Given the current competitive state of the housing market, buyers and sellers are finding themselves in unique positions when it comes time to place offers and make counteroffers on homes. Many markets have been marred by extremely low inventory, which has been a major factor for home buyers seeking out that perfect home. When that home is found, desperate buyers are making risky offers and being countered with even riskier proposals as sellers are finding themselves in the driver’s seat.
Described below are a few of the issues that come out of the woodwork in such a market that should make buyers wary of involving themselves in such risky real estate practices.
One very common way for buyers to ensure that their offer is the very highest, and more likely the best for the buyer, is to place an escalation clause, or sharp bid, in the offer. This type of offer offers a predetermined sum of money more than the next highest offer, usually with the additional provision that the seller has to show the next highest offer to the buyer in order to maintain honest practices.
The buyer is capable of putting a cap on the the offer, but this practice is still rather risky because the buyer can end up agreeing to pay more than the home is worth. In order to drive up the price of their homes, some sellers have been known accept the offer with the sharp bid only to counteroffer the price the home would be with the escalation clause, a seedy practice that has questionable legality.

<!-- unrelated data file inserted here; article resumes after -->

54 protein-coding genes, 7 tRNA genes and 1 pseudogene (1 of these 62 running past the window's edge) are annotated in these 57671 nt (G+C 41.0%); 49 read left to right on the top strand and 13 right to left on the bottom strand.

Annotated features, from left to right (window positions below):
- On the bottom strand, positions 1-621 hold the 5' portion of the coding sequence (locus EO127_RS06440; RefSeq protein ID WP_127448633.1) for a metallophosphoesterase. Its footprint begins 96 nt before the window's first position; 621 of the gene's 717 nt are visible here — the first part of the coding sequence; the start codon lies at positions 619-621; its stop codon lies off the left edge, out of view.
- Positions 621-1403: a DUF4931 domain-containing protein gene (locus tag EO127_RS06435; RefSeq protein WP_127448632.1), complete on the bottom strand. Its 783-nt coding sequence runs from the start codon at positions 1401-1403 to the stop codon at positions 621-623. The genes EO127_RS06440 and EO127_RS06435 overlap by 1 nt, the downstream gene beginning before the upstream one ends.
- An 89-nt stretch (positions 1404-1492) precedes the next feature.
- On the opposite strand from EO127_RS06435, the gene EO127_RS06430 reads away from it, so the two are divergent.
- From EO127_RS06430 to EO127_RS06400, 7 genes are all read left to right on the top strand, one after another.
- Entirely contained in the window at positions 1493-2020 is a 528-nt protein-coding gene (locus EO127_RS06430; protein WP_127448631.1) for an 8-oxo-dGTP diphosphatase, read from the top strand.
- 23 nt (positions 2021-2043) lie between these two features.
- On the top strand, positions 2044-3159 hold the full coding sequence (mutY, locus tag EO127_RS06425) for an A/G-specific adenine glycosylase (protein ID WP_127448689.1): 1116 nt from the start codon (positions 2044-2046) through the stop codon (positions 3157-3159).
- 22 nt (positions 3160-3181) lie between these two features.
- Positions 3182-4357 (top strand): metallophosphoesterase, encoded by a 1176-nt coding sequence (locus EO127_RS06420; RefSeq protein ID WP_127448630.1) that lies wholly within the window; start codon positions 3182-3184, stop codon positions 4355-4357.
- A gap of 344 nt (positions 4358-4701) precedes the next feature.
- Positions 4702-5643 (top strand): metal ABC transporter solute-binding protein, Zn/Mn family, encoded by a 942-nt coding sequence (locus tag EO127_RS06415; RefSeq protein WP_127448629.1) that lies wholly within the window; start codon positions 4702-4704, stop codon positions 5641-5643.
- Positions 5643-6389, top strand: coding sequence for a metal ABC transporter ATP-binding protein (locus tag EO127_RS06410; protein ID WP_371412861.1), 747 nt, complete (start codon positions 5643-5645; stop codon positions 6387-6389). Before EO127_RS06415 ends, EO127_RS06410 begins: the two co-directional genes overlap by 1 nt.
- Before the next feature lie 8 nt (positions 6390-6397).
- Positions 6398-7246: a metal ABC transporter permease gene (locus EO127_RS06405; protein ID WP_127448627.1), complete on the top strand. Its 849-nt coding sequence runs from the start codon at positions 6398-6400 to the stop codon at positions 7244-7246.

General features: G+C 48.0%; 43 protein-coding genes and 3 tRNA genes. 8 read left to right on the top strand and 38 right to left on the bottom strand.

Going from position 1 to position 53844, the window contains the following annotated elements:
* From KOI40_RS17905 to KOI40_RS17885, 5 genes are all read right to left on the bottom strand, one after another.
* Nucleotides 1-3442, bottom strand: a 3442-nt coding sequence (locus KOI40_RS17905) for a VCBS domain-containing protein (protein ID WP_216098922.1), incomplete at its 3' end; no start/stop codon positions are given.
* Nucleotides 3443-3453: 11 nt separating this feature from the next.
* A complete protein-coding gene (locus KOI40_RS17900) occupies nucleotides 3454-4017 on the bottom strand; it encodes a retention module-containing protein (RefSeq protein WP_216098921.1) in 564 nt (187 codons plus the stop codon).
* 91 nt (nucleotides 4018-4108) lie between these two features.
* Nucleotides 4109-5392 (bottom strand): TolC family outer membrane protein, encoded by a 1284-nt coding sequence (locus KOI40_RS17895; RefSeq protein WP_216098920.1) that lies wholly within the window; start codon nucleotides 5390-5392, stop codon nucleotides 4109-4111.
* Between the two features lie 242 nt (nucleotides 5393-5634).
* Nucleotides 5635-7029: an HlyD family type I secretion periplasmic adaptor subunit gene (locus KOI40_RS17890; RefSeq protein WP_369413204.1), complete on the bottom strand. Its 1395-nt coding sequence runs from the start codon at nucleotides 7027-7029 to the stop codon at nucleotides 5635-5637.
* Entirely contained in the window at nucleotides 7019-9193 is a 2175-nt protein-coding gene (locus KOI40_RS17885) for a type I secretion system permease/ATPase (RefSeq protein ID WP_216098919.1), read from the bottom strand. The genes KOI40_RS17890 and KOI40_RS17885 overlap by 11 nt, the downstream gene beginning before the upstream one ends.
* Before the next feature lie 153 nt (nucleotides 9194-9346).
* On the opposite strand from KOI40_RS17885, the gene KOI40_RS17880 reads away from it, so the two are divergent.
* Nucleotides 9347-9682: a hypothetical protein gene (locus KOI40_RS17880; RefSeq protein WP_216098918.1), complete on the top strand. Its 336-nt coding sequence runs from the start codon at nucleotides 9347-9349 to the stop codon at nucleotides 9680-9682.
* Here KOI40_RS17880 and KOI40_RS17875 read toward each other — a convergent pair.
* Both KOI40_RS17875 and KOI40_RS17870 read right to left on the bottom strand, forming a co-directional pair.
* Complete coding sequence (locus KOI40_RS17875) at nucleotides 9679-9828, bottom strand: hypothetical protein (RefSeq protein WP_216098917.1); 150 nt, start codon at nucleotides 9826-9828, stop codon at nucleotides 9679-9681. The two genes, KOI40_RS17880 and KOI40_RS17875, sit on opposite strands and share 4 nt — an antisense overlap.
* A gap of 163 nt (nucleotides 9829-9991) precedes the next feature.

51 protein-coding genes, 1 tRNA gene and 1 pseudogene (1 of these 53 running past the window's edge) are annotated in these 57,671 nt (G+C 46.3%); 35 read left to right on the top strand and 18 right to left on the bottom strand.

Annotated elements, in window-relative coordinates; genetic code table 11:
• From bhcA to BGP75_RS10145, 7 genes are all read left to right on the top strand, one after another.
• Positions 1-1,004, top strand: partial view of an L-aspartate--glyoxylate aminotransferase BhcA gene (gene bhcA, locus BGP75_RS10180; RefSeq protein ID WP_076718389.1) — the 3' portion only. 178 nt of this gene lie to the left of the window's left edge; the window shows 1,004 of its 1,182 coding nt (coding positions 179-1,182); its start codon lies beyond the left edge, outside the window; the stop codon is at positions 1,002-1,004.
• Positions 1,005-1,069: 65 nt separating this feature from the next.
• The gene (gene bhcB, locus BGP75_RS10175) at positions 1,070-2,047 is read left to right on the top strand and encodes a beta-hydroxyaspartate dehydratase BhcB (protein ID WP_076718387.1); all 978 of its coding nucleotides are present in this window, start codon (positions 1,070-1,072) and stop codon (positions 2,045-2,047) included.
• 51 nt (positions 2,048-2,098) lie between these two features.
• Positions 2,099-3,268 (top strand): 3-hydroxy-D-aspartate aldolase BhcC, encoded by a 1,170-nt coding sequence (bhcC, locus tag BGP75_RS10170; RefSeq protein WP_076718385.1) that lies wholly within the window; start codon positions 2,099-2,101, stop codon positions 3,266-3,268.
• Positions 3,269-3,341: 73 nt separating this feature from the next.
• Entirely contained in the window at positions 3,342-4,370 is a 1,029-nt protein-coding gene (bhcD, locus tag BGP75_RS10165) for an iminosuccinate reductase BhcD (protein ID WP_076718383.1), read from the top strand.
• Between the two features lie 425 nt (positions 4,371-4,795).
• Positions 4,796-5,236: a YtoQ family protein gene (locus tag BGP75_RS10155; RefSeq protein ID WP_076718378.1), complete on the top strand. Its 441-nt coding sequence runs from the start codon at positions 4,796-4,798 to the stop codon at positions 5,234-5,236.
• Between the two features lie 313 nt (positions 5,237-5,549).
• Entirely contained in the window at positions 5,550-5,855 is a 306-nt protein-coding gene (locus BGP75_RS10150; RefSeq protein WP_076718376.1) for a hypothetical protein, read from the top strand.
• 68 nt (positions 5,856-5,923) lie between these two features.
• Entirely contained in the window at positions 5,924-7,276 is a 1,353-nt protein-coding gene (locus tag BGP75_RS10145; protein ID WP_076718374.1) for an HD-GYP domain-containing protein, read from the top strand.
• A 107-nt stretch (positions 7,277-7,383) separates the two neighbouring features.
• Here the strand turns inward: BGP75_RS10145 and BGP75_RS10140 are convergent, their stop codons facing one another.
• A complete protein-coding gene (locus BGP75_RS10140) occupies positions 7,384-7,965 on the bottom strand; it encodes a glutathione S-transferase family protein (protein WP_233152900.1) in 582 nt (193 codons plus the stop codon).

With homes being such hot commodities lately, it is not uncommon that sellers will get good offers, even when in counteroffer negotiations with another potential buyer. Home buyers need to be aware that sellers have the right to revoke counteroffers at any time prior to acceptance, which can get tricky for buyers who like to think on their decisions.
Given this fact, buyers need to know that the clock is ticking the second the counteroffer is made known to them and a seller can only revoke an offer by formally doing so using the California Association of REALTORS® official “Withdrawal of Offer” form.
In order to make a transaction flow more smoothly without offering more money, many buyers will waive contingencies on appraisals, loans or inspections. This is a risky practice because the buyer could end up paying for more than the home is appraised at or for structural problems that are found at inspection but flying under the seller’s radar.
The state of California tries to protect buyers in these situations by enforcing full disclosure of problems with the house to the buyer prior to the offer even being made. If a buyer is unable to close in a no-contingency contract, they will lost earnest money in the deposit or will have to fight to get it back, making the process of buying a home even more drawn out and difficult.